Letter of credit injunctions


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The Privy Council has ruled on an appeal from the Mauritian Court of Appeal which granted an injunction to prevent a bank from paying out under a letter of credit.

In Alternative Power Solution Limited v Central Electricity Board [2014] UKPC 31, the bank had issued a letter of credit setting out documents required to be presented to effect payment. In the event, the bank was provided with documents that complied with the letter of credit, but the goods had been wrongfully shipped before the required inspection, and the bank was aware of that. The courts in Mauritius took the view that there was a serious prima facie arguable case that there might be an attempt to defraud and, accordingly, it granted an injunction against the bank.

The appellant’s supplier argued that that test was too low, there was insufficient evidence to establish the fraud exception and the balance of convenience did not justify an injunction.

The Privy Council held that the test should be whether it was seriously arguable that, on the material available, the only realistic influence was that the beneficiary could not honestly have believed in the validity of its demands on the letter of credit and that the bank was aware of the fraud. Conclusions based on an analysis of the contractual position could not form a proper basis for the grant of an injunction against the bank.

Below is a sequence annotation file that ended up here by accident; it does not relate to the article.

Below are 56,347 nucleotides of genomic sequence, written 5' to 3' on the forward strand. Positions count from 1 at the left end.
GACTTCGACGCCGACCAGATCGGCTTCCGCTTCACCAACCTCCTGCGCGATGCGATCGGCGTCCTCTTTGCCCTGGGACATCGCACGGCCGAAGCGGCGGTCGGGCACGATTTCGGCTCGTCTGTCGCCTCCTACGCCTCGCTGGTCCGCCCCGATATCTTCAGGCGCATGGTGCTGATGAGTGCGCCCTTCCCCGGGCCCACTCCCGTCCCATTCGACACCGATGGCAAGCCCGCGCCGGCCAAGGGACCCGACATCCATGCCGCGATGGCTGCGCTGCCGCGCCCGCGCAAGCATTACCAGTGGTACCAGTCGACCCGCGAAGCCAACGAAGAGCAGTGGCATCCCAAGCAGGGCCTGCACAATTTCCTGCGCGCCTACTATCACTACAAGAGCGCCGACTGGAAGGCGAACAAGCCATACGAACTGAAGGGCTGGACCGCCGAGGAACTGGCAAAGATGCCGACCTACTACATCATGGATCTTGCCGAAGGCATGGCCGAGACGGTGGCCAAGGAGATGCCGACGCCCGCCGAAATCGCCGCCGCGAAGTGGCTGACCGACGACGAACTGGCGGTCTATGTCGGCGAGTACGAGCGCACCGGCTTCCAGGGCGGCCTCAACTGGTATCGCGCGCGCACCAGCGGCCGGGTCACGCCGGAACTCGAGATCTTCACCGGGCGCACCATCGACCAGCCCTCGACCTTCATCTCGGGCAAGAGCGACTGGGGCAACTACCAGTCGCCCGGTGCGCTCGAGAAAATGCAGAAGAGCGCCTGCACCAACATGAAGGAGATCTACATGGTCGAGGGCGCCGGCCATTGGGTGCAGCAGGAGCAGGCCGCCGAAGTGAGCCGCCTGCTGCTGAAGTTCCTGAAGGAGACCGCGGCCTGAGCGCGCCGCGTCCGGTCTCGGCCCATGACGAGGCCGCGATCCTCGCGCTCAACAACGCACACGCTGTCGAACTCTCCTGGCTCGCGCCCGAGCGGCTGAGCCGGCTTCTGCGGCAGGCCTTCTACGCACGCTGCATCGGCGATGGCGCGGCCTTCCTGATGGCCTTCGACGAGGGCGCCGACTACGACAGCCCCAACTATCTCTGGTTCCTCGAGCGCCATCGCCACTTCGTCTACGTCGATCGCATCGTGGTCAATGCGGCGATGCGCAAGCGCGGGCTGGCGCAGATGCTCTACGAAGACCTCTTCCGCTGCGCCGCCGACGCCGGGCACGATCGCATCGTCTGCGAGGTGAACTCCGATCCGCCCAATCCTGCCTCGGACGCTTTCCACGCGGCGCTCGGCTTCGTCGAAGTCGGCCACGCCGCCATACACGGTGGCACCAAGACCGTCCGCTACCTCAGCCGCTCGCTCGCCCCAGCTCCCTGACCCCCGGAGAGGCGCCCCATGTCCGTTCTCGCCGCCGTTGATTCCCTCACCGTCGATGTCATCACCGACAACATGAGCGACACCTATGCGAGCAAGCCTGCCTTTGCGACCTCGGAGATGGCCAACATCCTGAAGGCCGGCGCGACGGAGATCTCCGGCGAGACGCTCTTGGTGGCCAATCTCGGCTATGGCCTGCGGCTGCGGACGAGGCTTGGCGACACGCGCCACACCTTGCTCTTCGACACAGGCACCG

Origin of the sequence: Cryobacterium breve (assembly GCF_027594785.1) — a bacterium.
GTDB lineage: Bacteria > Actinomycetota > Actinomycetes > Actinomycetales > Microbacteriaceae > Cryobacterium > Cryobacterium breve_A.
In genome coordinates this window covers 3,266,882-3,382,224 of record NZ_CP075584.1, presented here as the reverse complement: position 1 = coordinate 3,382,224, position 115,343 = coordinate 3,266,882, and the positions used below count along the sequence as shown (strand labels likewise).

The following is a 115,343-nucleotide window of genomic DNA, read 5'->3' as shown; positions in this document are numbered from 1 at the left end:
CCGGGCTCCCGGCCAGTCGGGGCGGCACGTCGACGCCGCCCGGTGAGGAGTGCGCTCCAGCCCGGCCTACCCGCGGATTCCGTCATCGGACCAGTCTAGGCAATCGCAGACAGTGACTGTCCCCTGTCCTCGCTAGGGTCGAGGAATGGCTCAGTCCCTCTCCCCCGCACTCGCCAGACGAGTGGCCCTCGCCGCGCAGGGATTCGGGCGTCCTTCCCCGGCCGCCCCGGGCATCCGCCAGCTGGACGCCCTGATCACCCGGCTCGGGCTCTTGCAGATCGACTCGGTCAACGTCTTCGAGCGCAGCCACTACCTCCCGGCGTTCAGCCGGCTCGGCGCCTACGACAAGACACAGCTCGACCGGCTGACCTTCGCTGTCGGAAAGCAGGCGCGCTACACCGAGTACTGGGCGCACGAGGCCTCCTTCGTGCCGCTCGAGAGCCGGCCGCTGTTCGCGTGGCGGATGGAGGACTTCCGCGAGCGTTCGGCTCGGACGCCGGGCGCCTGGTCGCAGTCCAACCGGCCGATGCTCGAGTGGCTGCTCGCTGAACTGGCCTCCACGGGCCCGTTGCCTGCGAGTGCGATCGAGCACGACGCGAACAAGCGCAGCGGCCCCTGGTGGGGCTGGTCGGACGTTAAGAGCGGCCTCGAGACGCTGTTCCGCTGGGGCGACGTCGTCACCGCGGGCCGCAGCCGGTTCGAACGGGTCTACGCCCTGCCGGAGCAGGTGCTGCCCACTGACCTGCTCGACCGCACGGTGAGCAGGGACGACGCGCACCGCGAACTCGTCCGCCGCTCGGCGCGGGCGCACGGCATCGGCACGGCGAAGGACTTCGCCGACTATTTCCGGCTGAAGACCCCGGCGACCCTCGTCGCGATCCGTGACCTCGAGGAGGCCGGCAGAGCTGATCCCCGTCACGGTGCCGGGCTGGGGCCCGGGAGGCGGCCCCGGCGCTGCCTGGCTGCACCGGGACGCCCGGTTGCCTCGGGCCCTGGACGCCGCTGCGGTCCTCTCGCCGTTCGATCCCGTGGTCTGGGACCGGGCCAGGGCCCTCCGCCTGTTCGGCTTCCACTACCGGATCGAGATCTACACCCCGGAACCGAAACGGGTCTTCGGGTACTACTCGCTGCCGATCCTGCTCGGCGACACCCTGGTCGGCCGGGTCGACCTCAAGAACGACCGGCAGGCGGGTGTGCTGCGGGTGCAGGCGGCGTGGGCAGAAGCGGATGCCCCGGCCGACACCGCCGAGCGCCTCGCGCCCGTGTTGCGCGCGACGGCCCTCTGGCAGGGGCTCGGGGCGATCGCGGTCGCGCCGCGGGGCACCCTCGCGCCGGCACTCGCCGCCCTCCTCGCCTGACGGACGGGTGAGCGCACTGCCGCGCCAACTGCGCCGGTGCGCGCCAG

Injunctions would be granted rarely, because it was almost never possible to establish the test for fraud, as opposed to merely the possibility of fraud, and the balance of convenience would almost always militate against the granting of an injunction.

COMMENT

It is clear and well established that a bank need not be concerned with the underlying contractual obligations, and it must consider documents “on their face” in order to determine whether or not it is obliged to pay under the letter of credit. Difficulties arise where the bank knows that what it sees on the face of the documents is inaccurate or untrue, but that would usually not be enough to give it the requisite knowledge of fraud, allowing it to refuse payment.

Paul Howcroft, Partner, Fladgate LLP

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